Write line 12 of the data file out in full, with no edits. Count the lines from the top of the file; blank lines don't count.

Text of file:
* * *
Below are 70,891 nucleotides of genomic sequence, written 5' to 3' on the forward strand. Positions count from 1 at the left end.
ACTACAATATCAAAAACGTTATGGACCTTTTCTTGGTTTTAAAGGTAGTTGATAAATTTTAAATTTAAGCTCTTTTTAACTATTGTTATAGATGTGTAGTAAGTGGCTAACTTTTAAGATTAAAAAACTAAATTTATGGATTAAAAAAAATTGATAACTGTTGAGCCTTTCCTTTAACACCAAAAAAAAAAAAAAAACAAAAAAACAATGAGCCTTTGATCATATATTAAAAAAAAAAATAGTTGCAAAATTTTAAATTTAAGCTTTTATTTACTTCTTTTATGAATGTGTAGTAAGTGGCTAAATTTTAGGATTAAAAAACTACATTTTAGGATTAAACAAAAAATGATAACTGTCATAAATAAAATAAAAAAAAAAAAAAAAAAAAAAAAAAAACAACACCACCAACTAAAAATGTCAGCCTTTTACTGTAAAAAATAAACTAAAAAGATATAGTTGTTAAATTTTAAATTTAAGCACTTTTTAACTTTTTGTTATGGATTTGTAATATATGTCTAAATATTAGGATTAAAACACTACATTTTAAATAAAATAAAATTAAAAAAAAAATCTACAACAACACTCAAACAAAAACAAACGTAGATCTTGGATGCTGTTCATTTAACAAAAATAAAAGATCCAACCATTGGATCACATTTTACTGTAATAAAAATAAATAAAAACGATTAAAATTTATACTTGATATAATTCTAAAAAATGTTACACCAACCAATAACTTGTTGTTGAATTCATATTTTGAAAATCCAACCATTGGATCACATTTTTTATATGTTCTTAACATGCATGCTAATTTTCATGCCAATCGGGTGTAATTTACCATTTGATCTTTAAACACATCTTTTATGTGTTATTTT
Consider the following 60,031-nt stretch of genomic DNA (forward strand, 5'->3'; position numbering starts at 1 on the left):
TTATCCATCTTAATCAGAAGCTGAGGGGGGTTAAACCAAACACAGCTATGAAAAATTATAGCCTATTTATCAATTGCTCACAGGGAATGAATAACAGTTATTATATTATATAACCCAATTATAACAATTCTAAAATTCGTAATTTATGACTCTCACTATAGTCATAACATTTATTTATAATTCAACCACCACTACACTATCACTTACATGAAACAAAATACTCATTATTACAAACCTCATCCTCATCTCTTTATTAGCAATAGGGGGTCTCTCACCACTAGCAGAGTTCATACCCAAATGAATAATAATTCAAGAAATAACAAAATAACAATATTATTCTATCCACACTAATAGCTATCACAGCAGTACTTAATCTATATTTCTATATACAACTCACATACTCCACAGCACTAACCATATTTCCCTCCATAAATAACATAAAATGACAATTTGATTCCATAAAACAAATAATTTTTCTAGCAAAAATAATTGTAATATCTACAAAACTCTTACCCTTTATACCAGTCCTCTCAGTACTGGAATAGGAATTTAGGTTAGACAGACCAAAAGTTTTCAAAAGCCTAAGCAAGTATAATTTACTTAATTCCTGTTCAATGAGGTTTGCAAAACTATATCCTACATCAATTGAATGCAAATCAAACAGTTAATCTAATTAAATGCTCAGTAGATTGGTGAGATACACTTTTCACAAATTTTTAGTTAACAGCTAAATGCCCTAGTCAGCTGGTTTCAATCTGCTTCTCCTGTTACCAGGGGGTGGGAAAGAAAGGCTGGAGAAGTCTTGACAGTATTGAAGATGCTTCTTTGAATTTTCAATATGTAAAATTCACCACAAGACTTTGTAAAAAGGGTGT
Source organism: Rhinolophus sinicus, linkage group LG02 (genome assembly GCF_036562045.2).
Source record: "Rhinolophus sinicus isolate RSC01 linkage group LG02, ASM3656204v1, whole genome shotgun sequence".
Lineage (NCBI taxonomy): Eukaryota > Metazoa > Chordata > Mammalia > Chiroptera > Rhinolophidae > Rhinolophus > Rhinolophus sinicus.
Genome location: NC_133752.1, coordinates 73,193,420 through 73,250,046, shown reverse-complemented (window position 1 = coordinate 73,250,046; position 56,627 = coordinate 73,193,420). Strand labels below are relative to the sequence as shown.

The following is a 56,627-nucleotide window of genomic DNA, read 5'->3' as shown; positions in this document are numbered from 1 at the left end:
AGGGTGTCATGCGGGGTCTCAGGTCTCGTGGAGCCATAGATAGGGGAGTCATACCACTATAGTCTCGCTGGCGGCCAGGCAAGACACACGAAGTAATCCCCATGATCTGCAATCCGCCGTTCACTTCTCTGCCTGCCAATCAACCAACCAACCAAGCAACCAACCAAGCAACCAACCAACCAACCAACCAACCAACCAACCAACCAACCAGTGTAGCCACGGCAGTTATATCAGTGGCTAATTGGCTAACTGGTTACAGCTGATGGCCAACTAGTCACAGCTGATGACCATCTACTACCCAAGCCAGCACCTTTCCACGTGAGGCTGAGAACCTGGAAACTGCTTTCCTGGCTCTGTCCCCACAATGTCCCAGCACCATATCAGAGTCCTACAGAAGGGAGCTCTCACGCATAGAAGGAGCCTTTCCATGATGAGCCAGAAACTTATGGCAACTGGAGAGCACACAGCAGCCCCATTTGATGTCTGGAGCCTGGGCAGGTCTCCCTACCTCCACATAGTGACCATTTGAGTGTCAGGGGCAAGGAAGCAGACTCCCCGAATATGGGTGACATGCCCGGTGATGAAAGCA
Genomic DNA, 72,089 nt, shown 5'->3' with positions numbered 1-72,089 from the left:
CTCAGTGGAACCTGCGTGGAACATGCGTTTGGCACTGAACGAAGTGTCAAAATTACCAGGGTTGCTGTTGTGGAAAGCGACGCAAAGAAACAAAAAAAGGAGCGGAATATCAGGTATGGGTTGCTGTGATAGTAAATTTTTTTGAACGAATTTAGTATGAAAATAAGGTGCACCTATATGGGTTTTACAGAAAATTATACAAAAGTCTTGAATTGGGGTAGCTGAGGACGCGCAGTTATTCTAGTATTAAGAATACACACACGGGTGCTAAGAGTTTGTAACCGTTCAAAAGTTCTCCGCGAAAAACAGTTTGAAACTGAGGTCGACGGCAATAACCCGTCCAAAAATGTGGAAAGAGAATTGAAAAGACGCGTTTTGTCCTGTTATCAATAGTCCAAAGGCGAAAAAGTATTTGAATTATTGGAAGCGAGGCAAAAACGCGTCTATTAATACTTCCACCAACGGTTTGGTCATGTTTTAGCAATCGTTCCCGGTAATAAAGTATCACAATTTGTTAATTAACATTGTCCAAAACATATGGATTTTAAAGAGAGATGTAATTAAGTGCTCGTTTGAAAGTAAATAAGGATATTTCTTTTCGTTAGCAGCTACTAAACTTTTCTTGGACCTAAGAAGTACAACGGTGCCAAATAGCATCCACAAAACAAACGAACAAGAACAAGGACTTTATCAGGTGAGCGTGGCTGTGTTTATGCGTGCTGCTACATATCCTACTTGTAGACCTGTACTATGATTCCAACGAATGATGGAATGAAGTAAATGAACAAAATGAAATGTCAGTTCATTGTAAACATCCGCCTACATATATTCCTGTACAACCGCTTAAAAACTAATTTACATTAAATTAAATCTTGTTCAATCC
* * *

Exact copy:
CTCAGTGGAACCTGCGTGGAACATGCGTTTGGCACTGAACGAAGTGTCAAAATTACCAGGGTTGCTGTTGTGGAAAGCGACGCAAAGAAACAAAAAAAGGAGCGGAATATCAGGTATGGGTTGCTGTGATAGTAAATTTTTTTGAACGAATTTAGTATGAAAATAAGGTGCACCTATATGGGTTTTACAGAAAATTATACAAAAGTCTTGAATTGGGGTAGCTGAGGACGCGCAGTTATTCTAGTATTAAGAATACACACACGGGTGCTAAGAGTTTGTAACCGTTCAAAAGTTCTCCGCGAAAAACAGTTTGAAACTGAGGTCGACGGCAATAACCCGTCCAAAAATGTGGAAAGAGAATTGAAAAGACGCGTTTTGTCCTGTTATCAATAGTCCAAAGGCGAAAAAGTATTTGAATTATTGGAAGCGAGGCAAAAACGCGTCTATTAATACTTCCACCAACGGTTTGGTCATGTTTTAGCAATCGTTCCCGGTAATAAAGTATCACAATTTGTTAATTAACATTGTCCAAAACATATGGATTTTAAAGAGAGATGTAATTAAGTGCTCGTTTGAAAGTAAATAAGGATATTTCTTTTCGTTAGCAGCTACTAAACTTTTCTTGGACCTAAGAAGTACAACGGTGCCAAATAGCATCCACAAAACAAACGAACAAGAACAAGGACTTTATCAGGTGAGCGTGGCTGTGTTTATGCGTGCTGCTACATATCCTACTTGTAGACCTGTACTATGATTCCAACGAATGATGGAATGAAGTAAATGAACAAAATGAAATGTCAGTTCATTGTAAACATCCGCCTACATATATTCCTGTACAACCGCTTAAAAACTAATTTACATTAAATTAAATCTTGTTCAATCC